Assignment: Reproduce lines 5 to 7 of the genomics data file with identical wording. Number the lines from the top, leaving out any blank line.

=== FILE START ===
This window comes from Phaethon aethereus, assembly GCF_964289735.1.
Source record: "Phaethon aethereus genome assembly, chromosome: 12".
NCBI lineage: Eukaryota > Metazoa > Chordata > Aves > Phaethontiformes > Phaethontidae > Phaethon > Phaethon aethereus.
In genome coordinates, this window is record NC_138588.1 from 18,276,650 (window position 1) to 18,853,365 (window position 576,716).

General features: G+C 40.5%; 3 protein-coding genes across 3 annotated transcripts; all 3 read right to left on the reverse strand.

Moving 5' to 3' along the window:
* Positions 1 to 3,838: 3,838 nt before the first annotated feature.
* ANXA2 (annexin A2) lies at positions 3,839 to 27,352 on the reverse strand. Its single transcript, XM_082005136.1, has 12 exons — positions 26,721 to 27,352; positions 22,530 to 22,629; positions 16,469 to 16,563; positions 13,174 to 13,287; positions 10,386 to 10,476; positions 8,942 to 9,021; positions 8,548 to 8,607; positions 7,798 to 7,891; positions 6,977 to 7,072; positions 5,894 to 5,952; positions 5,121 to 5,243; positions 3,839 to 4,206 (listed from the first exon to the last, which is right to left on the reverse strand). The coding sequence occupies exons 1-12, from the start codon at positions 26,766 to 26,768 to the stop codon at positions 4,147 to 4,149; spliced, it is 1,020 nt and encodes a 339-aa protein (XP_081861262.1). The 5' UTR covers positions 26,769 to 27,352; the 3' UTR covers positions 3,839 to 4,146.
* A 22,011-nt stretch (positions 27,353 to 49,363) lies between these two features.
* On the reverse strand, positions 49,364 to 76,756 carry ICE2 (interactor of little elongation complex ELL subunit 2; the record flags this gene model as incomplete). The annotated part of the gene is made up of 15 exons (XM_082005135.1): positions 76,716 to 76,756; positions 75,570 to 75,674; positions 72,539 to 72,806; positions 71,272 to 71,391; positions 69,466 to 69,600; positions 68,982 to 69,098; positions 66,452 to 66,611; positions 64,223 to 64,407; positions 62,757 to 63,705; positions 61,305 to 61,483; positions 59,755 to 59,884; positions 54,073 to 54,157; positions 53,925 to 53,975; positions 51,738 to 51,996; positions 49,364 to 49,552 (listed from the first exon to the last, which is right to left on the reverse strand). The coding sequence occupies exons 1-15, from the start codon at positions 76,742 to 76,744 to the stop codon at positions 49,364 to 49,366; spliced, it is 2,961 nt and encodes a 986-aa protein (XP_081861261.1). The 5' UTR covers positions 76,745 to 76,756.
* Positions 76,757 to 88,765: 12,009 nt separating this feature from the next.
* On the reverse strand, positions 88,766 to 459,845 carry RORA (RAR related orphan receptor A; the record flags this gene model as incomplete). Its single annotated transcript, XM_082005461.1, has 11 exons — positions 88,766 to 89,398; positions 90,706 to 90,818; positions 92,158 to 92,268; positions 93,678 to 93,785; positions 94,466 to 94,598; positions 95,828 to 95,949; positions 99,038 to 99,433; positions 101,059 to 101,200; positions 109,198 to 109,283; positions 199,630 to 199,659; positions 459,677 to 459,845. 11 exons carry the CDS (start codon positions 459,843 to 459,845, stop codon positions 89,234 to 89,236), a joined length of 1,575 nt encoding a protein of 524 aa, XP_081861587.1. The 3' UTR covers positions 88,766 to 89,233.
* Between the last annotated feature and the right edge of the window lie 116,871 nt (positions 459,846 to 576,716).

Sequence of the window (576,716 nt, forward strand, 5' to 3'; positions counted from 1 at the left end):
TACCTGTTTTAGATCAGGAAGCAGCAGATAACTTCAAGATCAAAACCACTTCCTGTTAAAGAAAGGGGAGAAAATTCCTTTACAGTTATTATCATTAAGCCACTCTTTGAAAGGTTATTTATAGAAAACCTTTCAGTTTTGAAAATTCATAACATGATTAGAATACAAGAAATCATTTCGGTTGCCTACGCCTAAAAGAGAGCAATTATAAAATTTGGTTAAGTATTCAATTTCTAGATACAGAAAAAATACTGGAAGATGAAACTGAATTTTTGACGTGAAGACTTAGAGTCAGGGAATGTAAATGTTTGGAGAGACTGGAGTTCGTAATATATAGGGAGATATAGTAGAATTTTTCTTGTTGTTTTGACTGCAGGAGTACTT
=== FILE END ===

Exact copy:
General features: G+C 40.5%; 3 protein-coding genes across 3 annotated transcripts; all 3 read right to left on the reverse strand.

Moving 5' to 3' along the window:
* Positions 1 to 3,838: 3,838 nt before the first annotated feature.